Storm at home = Storm at work?

Today I thought I would include some personal reflections, while hopefully making a practical point or two.

On Monday March 28, 2011 my wife, Heidi is going to have breast cancer surgery. The news is only weeks old to us. It came like a freight train out of nowhere. Without warning life’s perspective changed too. What I used to think was a fairly predictable future, now appears much less definite. Even though all we are doing is waiting for surgery, I am emotionally spent from educating ourselves and informing our friends. I find myself using strange new words to answer people’s questions (as if I have known my whole life what they mean); words like “survival rate,” “chemotherapy,” “alternative treatments,” “prognosis,” and “cancer types.”

Whether the – still unknown – road to recovery will be longer or shorter in nature…one thing is for certain, TODAY I HAVE TO GO TO WORK.



I find it hard to concentrate at the office these past days. Simple tasks have become a challenge to focus on. I lack the motivation and drive that I have counted on for years. How do people do this?

Here’s a growing list of little reminders I carry with me to work each day:

1. Release those burdensome daydream-what if-scenarios to Jesus. This builds trust and has one huge practical benefit – it calms my soul.

2. Get up and walk around at least once every hour. This refocuses and clears my head. Refilling my water bottle or coffee cup provides me with a good excuse.

3. Admit it won’t be easy. Anticipate the challenge, after all, my wife is at home waiting to rid her body of a cancerous tumor. Waiting and wondering.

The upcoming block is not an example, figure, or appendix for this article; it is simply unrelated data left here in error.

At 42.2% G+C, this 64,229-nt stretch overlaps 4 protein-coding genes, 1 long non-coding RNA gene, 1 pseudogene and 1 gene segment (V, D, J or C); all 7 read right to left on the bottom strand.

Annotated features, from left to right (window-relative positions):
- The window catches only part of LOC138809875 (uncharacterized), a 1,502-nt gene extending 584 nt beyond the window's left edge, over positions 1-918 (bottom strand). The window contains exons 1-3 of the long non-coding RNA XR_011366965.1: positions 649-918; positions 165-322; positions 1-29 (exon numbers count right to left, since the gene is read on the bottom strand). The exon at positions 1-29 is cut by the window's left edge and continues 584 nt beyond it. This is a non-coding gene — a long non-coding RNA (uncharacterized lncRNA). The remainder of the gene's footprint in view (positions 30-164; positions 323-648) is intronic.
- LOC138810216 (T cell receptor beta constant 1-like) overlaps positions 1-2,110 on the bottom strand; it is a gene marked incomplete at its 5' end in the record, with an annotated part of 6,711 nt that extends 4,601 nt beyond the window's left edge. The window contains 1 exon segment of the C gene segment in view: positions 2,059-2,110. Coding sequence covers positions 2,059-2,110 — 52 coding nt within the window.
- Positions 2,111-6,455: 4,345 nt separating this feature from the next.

4. Lie a little, it’s OK. A quick “I’m fine” is an adequate response to the 20th inquiry “How are you guys, really?”Not everyone needs to know all the facts or emotional details.

5. Watch out for denial. Pushing emotions down for days on end is extremely exhausting. Last week, I let down my guard and started to cry on a conference call with some of my closest team mates. It was liberating to do so.

6. Share appropriate information with my team mates. Keep them informed. Think of all the reasons why they deserve to know. Daily they amaze me with loving support and prayers. Help sometimes comes from the most unlikely places.

7. Pray often – take time to centre in on one truth – meditating on it changes perspective even if that same project is staring me down on the screen. Truth sets me free. I personally enjoy this one, “God is love.”

8. Finish something before lunch and then again before you go home. As corny as it sounds when life becomes unmanageable it can be therapeutic to empty the inbox or make that call back you have been putting off.

9. Schedule one healthy interaction with a good friend outside the office this week. I find this difficult to do when my head is filled with cancer chatter. These days my wife and kids easily become the most important objects of all my attention. Still I need to unwind too. I need to verbally process my emotions.

10. Keep exercising – even exercise seems more selfish than it did before. Yet a good jog or bike ride renew hope and resets my sense of resolve. I ran tonight!

Some say we must separate work from life’s reality completely. I don’t think that is at all possible.

Jesus you slept through storms. Then you got up and calmed the wind and the waves. I am asking you to do the same in my house and in the ministry seat I occupy at MB Mission.

 

How do you maintain focus at work when turbulent weather at home threatens wind and rain all day? (never mind tornadoes and hurricanes)

18 Responses to Storm at home = Storm at work?

  1. Hey Sam – Erik and I recently heard about this drastic turn in your lives. We’ve been thinking of you and praying for you. The picture of Jesus sleeping through storms is powerful. I pray that you and Heidi will feel some small measure of that peace and assurance.